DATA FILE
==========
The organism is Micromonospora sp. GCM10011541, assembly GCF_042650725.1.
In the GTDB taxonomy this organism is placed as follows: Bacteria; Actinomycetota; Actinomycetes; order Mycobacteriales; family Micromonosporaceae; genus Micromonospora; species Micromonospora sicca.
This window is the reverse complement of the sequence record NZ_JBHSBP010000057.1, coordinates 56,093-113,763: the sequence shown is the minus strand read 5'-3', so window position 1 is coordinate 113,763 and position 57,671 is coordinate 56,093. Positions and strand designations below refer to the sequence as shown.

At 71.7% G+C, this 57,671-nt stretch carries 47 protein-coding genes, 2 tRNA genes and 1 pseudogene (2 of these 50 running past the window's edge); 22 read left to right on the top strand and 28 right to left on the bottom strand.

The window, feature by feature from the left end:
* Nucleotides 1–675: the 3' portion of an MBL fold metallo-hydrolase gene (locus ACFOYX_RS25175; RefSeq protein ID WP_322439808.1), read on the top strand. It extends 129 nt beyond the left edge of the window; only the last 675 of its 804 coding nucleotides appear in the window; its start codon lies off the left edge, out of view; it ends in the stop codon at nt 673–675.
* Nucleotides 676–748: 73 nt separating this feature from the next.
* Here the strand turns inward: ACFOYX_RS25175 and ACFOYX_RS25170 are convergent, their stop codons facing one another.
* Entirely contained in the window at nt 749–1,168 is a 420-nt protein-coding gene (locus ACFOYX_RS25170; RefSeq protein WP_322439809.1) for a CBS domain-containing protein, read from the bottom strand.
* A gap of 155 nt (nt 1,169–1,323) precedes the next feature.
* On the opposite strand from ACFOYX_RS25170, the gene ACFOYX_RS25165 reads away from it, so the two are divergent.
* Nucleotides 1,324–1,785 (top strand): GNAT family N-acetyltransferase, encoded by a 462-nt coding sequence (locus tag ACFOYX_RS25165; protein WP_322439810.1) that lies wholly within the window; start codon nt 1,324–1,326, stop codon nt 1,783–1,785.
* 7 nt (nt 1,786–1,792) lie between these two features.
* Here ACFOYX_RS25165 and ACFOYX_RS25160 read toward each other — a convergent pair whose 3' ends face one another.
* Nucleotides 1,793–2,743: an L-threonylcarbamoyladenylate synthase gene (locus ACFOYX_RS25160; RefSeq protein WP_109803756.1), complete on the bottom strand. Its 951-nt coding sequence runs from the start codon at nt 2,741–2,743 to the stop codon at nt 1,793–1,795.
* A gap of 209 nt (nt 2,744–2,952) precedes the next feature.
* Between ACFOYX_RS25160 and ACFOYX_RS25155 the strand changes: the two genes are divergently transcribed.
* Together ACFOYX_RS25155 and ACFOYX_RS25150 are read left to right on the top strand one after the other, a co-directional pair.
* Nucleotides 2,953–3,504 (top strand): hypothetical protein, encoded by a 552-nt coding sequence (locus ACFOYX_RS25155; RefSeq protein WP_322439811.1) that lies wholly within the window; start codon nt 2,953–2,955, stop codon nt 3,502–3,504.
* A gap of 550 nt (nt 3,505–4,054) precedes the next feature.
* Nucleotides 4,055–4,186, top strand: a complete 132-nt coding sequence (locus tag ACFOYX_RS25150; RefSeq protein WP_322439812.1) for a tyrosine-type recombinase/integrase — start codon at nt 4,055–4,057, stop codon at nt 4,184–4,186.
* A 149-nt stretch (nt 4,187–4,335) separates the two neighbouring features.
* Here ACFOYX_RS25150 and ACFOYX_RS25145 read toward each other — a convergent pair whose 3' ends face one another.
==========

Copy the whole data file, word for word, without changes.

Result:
The organism is Micromonospora sp. GCM10011541, assembly GCF_042650725.1.
In the GTDB taxonomy this organism is placed as follows: Bacteria; Actinomycetota; Actinomycetes; order Mycobacteriales; family Micromonosporaceae; genus Micromonospora; species Micromonospora sicca.
This window is the reverse complement of the sequence record NZ_JBHSBP010000057.1, coordinates 56,093-113,763: the sequence shown is the minus strand read 5'-3', so window position 1 is coordinate 113,763 and position 57,671 is coordinate 56,093. Positions and strand designations below refer to the sequence as shown.

At 71.7% G+C, this 57,671-nt stretch carries 47 protein-coding genes, 2 tRNA genes and 1 pseudogene (2 of these 50 running past the window's edge); 22 read left to right on the top strand and 28 right to left on the bottom strand.

The window, feature by feature from the left end:
* Nucleotides 1–675: the 3' portion of an MBL fold metallo-hydrolase gene (locus ACFOYX_RS25175; RefSeq protein ID WP_322439808.1), read on the top strand. It extends 129 nt beyond the left edge of the window; only the last 675 of its 804 coding nucleotides appear in the window; its start codon lies off the left edge, out of view; it ends in the stop codon at nt 673–675.
* Nucleotides 676–748: 73 nt separating this feature from the next.
* Here the strand turns inward: ACFOYX_RS25175 and ACFOYX_RS25170 are convergent, their stop codons facing one another.
* Entirely contained in the window at nt 749–1,168 is a 420-nt protein-coding gene (locus ACFOYX_RS25170; RefSeq protein WP_322439809.1) for a CBS domain-containing protein, read from the bottom strand.
* A gap of 155 nt (nt 1,169–1,323) precedes the next feature.
* On the opposite strand from ACFOYX_RS25170, the gene ACFOYX_RS25165 reads away from it, so the two are divergent.
* Nucleotides 1,324–1,785 (top strand): GNAT family N-acetyltransferase, encoded by a 462-nt coding sequence (locus tag ACFOYX_RS25165; protein WP_322439810.1) that lies wholly within the window; start codon nt 1,324–1,326, stop codon nt 1,783–1,785.
* 7 nt (nt 1,786–1,792) lie between these two features.
* Here ACFOYX_RS25165 and ACFOYX_RS25160 read toward each other — a convergent pair whose 3' ends face one another.
* Nucleotides 1,793–2,743: an L-threonylcarbamoyladenylate synthase gene (locus ACFOYX_RS25160; RefSeq protein WP_109803756.1), complete on the bottom strand. Its 951-nt coding sequence runs from the start codon at nt 2,741–2,743 to the stop codon at nt 1,793–1,795.
* A gap of 209 nt (nt 2,744–2,952) precedes the next feature.
* Between ACFOYX_RS25160 and ACFOYX_RS25155 the strand changes: the two genes are divergently transcribed.
* Together ACFOYX_RS25155 and ACFOYX_RS25150 are read left to right on the top strand one after the other, a co-directional pair.
* Nucleotides 2,953–3,504 (top strand): hypothetical protein, encoded by a 552-nt coding sequence (locus ACFOYX_RS25155; RefSeq protein WP_322439811.1) that lies wholly within the window; start codon nt 2,953–2,955, stop codon nt 3,502–3,504.
* A gap of 550 nt (nt 3,505–4,054) precedes the next feature.
* Nucleotides 4,055–4,186, top strand: a complete 132-nt coding sequence (locus tag ACFOYX_RS25150; RefSeq protein WP_322439812.1) for a tyrosine-type recombinase/integrase — start codon at nt 4,055–4,057, stop codon at nt 4,184–4,186.
* A 149-nt stretch (nt 4,187–4,335) separates the two neighbouring features.
* Here ACFOYX_RS25150 and ACFOYX_RS25145 read toward each other — a convergent pair whose 3' ends face one another.